The FCA’s recent findings on the so-called asset consultants, a catch-all term that encompasses fund selectors, ratings agencies, and the like, has called greater attention to the notion of “value-add”.
Coupled with the fact that active managers have struggled to outperform their passive counterparts in the last five to six years of this seemingly never-ending bull market, the question “What value, if any, have fund selectors added to the end client?” seems even more relevant.
Though the FCA received a number of responses which strongly disagreed with its hypothesis that on average, investment consultants are unable to identify managers that outperform, there were a number of respondents who sided with the regulator.
In light of this additional scrutiny from the UK watchdog, the perhaps lesser known research and ratings firm, Fundhouse, boldly decided to publish its fund selection track record.
But Hargreaves Lansdown, the market’s biggest direct to consumer player, beat them to the punch by publishing the track record of the constituents of its Wealth 150 list, which at the time was touted by the firm as “the most transparent and comprehensive analysis of any preferred funds list ever published”.
"The question 'What value, if any, have fund selectors added to the end client?' seems even more relevant."
Impressively, Hargreaves’ data stretched back all the way to the inception of its best-buy list in 2003, showing that on average, its top 150 funds returned 12% more than their Investment Association sector category, 13.5% more than comparative tracker funds and 6.5% above their relevant benchmark indices.
But one thing that Fundhouse did, which to my knowledge, has not been done before is to compile (and publicise) underperformance data on the funds it stamps with a negative rating.
The firm uses a tier-based ranking system, where Tier 1 represents the best rating and Tier 3, the worst. Thought of another way, the funds that are most likely to outperform on average versus the funds that are most likely to underperform.
To Fundhouse co-founder Rory Maguire, allowing investors the opportunity to see the funds they should avoid is the value add-proposition.
Of all the funds rated by Fundhouse, the group with the "strongest signal" is produced from the negatively rated Tier 3 funds, which the firm found underperformed 82% of the time.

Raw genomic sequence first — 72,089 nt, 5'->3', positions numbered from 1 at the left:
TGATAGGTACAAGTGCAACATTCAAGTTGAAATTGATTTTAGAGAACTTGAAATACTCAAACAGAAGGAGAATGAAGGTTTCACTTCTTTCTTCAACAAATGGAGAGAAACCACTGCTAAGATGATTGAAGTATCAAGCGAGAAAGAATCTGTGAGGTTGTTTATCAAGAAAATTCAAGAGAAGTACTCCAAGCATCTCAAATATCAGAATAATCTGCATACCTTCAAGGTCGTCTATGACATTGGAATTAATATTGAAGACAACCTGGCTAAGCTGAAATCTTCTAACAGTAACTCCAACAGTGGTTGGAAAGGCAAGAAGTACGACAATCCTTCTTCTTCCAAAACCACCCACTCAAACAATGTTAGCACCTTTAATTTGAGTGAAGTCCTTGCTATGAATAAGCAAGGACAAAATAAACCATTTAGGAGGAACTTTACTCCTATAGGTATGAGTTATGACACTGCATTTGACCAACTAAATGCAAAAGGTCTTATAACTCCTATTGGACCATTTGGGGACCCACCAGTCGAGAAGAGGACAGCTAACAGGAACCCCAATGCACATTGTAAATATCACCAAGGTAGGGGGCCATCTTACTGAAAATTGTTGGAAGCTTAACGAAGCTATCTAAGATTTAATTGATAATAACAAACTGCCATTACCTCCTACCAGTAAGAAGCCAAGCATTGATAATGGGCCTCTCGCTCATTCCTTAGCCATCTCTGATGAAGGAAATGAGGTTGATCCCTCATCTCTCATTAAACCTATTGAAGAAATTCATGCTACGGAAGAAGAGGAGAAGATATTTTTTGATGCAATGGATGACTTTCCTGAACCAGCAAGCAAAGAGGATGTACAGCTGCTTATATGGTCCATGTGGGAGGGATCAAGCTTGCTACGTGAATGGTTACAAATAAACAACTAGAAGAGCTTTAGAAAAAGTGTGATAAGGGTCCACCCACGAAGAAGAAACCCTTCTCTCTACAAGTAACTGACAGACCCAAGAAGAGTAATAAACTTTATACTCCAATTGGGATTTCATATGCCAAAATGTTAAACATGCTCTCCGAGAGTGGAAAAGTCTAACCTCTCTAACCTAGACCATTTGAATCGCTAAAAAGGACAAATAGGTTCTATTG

In other words, by looking at Fundhouse's track record, investors have statistically benefited the most by heeding the firm's advice on funds to avoid.
Ex-Investment Association chief executive Daniel Godfrey believes that there is probably “no perfect solution” for fund selectors to adopt to be able to clearly articulate how they add value.
Not every firm has the capabilities and the resources to cover the entire universe of UK retail funds within its ratings like a Morningstar, says Godfrey.
But one thing he thinks all fund selectors can do that would benefit their clients is to pay more attention to time horizons.
“Another thing that comes to my mind when we talk about value added and value detracted is what time horizon are we looking at?
“Universally, we would say don’t invest in a fund unless you have a five-year time horizon, so it seems to me to be curious why some firms might rank or try to rate a performance over anything less than that period.”
Marrying the long-term behaviour and performance of a fund manager with the research process is something Godfrey thinks Hargreaves in particular has got right over the years.
Godfrey stresses that when it comes down to it “there are many different ways of adding value, but what I’m really looking for is people who I believe have the discipline to make you confident they can succeed in delivering on their mandate over a long time period”.